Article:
If a question says to include the outermost d orbital electrons, that would mean you add the amount of d orbital electrons to the 4s valence electrons. Consider the example for Vanadium. Vanadium is not an exception to any rule we covered, so we can assume that its 4s orbital is completely filled (2 electrons). Since we are including the d electrons, we would add 3 electrons since Vanadium is in the third group of transition metals and we add one electron as we move one element to the right. So, Vanadium would have 5 valence electrons when including the outermost d orbital electrons. To give another example, Manganese would have 7. Hope this helps!

Max Madrzyk Dis 4G
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Re: Valence Electrons?

Postby Max Madrzyk Dis 4G » Tue Oct 29, 2019 10:58 pm

Valence electrons for the non metals can basically be counted just by going across the periodic table, for example; Li:1, Be:2, B:3, C:4, N:5, O:6, F:7, and Ne:8. And that pattern follows down the columns.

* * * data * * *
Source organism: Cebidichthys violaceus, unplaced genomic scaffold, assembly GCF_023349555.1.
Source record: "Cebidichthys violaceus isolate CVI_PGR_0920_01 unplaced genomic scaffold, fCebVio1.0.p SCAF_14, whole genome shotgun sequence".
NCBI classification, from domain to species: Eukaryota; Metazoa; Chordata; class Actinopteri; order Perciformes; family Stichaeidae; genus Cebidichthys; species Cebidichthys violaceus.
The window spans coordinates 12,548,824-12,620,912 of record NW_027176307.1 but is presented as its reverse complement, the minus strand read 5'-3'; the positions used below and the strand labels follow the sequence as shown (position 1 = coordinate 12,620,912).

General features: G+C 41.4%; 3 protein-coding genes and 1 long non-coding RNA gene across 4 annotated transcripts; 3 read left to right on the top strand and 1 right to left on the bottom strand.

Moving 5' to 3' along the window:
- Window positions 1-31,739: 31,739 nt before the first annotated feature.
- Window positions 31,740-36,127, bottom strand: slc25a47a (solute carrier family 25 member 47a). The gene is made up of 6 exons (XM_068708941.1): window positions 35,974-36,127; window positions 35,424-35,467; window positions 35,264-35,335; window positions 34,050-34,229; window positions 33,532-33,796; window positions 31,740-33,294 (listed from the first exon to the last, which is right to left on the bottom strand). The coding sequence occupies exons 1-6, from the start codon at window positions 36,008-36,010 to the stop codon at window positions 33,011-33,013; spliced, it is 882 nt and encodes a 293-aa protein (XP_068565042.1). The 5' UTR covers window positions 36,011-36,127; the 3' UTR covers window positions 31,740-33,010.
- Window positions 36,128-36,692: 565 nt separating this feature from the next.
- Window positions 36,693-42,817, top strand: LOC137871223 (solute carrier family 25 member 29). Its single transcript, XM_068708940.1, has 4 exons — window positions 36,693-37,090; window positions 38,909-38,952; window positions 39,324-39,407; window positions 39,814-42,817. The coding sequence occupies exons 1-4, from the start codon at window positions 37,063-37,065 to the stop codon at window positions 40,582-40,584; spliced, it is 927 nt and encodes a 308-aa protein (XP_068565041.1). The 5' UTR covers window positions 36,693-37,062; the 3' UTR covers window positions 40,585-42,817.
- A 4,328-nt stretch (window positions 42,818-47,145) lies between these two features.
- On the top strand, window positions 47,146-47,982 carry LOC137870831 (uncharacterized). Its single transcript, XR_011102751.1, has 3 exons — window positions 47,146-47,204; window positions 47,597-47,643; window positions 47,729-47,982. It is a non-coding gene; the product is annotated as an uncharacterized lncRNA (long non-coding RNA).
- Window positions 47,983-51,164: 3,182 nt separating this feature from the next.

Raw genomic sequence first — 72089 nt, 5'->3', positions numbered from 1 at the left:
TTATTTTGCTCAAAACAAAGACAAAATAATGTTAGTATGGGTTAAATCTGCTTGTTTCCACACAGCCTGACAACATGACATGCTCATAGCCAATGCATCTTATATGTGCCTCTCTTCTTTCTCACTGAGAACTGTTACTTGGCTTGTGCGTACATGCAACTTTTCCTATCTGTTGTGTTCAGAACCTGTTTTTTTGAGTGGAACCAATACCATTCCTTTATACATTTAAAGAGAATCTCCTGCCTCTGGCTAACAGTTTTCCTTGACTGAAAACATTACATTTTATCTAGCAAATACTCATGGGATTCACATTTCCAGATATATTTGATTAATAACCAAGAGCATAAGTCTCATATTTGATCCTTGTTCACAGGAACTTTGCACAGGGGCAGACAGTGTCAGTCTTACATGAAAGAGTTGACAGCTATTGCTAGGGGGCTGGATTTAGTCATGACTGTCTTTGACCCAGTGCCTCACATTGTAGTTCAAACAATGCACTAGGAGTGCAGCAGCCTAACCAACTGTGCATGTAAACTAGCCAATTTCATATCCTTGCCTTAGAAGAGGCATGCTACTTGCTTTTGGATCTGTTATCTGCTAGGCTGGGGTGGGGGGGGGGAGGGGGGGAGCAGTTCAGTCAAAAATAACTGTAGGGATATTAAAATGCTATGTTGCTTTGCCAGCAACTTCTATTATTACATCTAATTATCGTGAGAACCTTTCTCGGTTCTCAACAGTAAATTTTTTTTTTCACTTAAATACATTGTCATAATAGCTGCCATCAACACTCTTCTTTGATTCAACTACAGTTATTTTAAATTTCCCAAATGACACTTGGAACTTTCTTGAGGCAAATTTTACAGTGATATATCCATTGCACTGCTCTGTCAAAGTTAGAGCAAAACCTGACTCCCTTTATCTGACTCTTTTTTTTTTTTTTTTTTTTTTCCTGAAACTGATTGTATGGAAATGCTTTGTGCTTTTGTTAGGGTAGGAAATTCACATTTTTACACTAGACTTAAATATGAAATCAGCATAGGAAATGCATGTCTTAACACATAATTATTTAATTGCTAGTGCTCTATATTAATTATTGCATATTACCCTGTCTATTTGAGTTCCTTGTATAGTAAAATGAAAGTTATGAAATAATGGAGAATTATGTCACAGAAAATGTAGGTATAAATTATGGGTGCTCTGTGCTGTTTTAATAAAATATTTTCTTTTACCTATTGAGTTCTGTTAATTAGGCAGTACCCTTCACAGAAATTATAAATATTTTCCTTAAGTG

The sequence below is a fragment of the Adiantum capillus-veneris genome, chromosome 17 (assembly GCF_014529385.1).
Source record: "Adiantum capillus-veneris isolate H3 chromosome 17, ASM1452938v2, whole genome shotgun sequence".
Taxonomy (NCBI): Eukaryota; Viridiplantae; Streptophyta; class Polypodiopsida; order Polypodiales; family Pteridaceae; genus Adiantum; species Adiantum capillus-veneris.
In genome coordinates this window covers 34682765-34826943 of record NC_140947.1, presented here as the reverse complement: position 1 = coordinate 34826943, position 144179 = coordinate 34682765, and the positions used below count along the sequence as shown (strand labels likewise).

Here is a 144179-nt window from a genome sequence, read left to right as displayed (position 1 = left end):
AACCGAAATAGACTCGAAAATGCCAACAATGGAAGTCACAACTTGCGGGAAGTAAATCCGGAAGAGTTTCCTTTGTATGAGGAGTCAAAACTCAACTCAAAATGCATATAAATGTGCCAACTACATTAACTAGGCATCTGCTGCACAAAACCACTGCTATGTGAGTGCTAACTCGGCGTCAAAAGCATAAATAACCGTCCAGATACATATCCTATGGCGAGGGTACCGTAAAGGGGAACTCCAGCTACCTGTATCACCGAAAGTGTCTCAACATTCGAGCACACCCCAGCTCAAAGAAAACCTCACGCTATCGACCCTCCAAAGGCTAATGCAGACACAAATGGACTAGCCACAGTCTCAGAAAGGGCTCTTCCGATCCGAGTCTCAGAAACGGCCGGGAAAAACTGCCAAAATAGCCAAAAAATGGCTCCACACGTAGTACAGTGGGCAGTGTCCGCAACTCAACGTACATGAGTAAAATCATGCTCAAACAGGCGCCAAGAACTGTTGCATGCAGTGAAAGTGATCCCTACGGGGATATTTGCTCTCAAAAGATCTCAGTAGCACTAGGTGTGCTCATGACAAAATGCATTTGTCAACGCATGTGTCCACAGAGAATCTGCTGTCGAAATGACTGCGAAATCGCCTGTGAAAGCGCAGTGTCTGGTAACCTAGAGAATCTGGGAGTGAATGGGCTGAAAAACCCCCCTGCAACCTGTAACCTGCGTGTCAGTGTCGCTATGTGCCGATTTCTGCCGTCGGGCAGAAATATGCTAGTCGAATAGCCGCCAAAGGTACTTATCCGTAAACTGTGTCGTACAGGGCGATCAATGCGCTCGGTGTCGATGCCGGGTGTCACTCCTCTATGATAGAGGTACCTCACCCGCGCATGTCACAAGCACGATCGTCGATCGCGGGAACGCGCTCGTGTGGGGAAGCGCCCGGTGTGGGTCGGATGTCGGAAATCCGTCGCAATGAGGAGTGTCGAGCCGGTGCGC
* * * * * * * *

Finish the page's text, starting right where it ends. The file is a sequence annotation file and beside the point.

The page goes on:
erica thompson 4I
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Re: Valence Electrons?

Postby erica thompson 4I » Thu Oct 31, 2019 12:45 am

Count from the last full period on the periodic table, representing a full electron shell, and that's how many valence electrons there are!

bellaha4F
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Re: Valence Electrons?

Postby bellaha4F » Thu Oct 31, 2019 2:32 pm

regarding the picture posted, I thought Cl has 7 valence electrons, and the chart says it has 5? I'm pretty sure that chlorine has 7 valence electrons? I could be wrong, unless I'm reading the picture wrong.

Anvi Brahmbhatt 4A
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Re: Valence Electrons?

Postby Anvi Brahmbhatt 4A » Thu Oct 31, 2019 3:10 pm

bellaha3L wrote:regarding the picture posted, I thought Cl has 7 valence electrons, and the chart says it has 5? I'm pretty sure that chlorine has 7 valence electrons? I could be wrong, unless I'm reading the picture wrong.

I also agree with that; chlorine has 7 valence electrons, but the chart says it has 5.

Avnita C_4B
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Re: Valence Electrons?

Postby Avnita C_4B » Thu Oct 31, 2019 3:18 pm

Cl has 7 valence electrons, the valence electrons go in order of the row so it increases by 1 as you go from left to right. The noble gases are stable as they have full 8 valence electrons and do not involve in the bonds associated with the other elements.